Posted May 5, 2011--10:00 p.m.
Heather Morales' story is all too common. Mental combat wounds sustained in the Iraq War led her ex-husband to kill himself.
During an interview in her La Crosse home, Morales said, "I never in a million years thought he'd take his own life. The toughest part is him not being here for our daughter Katherine".
Heather's is a story Bob Curry has heard far too often. Curry, a Vietnam veteran, who has post traumatic stress disorder (PTSD) says, "They don't train you to come back to civilian life. We need to take care of them when they get home."
Curry is co-founder of Dryhootch--a Milwaukee non-profit coffeehouse that serves much more than coffee. "The mission is, we say, to help the veteran and their family who survived the war to survive the peace. When you're in the military, your brother is the person next to you, or your sister, and so we want to create that bond here and help
the veteran, who gets back and their family members, by being their
battle buddy here."
Veterans returning from Iraq or Afghanistan facing addiction or mental health issues can talk to other vets in counseling sessions,
or they can just talk informally over coffee.
Iraq War veteran Manuel "Manny" Mora also has PTSD, and has found it therapeutic to talk to fellow vets at Dryhootch and, "have people to connect to, and let me know that I'm not the only one out there. There are other people in the same situation as I was."
Mora says he saw comrades severely wounded next to him in Iraq, and was under constant pressure there. "Just that constant paranoia of not knowing if you're going to get killed one day....kind of that worst feeling to go out of the gate and not know if you're going to come back or not. I imploded from the inside, and once that happened, I pretty much exploded on everything else outside, which left me homeless, pretty much sleeping in my car."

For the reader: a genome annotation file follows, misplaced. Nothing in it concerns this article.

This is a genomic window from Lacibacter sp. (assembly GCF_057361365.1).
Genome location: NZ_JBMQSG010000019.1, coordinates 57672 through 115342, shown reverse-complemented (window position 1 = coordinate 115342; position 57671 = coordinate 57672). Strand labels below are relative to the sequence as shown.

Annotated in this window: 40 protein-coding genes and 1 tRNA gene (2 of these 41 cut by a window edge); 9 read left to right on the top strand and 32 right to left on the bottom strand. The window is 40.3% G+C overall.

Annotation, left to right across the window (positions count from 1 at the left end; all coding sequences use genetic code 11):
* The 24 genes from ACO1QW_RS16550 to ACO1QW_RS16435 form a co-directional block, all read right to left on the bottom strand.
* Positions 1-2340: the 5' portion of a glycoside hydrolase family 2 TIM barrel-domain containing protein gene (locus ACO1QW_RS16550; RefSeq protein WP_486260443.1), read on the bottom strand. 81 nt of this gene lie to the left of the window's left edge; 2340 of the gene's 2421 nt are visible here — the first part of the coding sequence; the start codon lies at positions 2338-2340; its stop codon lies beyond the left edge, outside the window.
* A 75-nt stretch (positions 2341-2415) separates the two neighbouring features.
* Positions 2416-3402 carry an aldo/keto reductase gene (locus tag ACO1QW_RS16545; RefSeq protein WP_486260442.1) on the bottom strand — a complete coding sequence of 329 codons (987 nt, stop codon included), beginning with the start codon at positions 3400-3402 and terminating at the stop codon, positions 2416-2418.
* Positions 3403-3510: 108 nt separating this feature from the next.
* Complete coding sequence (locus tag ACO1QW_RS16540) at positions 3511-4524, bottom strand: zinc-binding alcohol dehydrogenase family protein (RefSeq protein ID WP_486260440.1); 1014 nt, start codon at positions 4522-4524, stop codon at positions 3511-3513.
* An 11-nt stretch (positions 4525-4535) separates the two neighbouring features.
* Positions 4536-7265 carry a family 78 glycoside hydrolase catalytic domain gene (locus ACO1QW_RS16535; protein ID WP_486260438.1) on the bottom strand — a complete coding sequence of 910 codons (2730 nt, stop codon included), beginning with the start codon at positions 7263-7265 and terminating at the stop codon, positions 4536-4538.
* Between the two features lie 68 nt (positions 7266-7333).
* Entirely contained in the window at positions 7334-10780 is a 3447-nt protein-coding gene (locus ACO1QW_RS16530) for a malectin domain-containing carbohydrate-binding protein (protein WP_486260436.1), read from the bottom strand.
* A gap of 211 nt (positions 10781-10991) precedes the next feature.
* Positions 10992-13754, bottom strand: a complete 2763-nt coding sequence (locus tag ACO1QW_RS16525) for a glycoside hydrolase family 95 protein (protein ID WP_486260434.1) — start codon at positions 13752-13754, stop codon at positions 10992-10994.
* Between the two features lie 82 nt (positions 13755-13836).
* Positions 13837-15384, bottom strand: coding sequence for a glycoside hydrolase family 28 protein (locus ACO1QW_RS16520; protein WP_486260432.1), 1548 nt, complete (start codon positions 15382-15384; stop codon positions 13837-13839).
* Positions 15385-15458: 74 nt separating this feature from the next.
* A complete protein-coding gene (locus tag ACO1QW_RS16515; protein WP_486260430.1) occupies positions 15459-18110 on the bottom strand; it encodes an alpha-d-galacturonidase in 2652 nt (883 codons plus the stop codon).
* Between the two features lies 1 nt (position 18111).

Curry says, "When I first met Manny a year and a half ago, Manny didn't
talk." Thanks to Dryhootch, Manny's not only talking now...he's leading veterans counseling sessions there. Mora says, "My way of paying back is just helping other veterans in any way I
Curry explains one of the biggest challenges facing veterans who have PTSD. "It's hard to admit when you're trained to be a warrior and you come back and someone says you have a mental disorder. If you don't punch them in the face, you at least put a lot of denial in front of that--that I'm fine."
He can relate to what today's veterans have been through, because he's been down that path himself. Curry fought in Vietnam, and faced an even bigger personal battle years later. "The wheels started falling off my life when the Gulf War hit and all of these nightmares started coming back and so it was off to the races. I thought I was losing my mind, I was drinking quite a bit, and my life finally essentially crashed in 2002."
Bob Curry killed a man in a drunken driving crash that year.
A jury found him not guilty by reason of mental disease--post traumatic stress disorder caused by his service in the Vietnam War.
Curry has very personal reasons to help his fellow veterans.
"When you see someone who went through hell and they come home and for some reason they find it's more appropriate they end their life because they don't want to put their family through any more pain, there's a lot of anger there..and even though I don't voice it, it's because it's all stuffed inside of me. "
The help and support V-A Doctors and other veterans provided to Curry on the road to recovery inspired him to co-found Dryhootch, a place serving coffee, but more importantly, serving those who have served our nation.
"We looked at each other and said, we can't let this happen again..and that's how Dryhootch formed. We need to not only send these people to war when the country calls them, but we need to take care of them when they get home."
Curry says veterans in the Madison area are trying to start a Dryhootch chapter here. "Hootch", by the way, is what Vietnam vets called a home or hut. Dryhootch is centered around coffee instead of alcohol, like some other veterans' gathering places, because drinking can make things worse for those who have post traumatic stress disorder.
For more information on Dryhootch, or to support its mission, go to
or call 414-763-2785
If you are a veteran or a family member experiencing a crisis, you can call the number below 24/7
Veterans Crisis Line (confidential)
1-800-273-TALK. Press "1"
Chat confidentially on-line at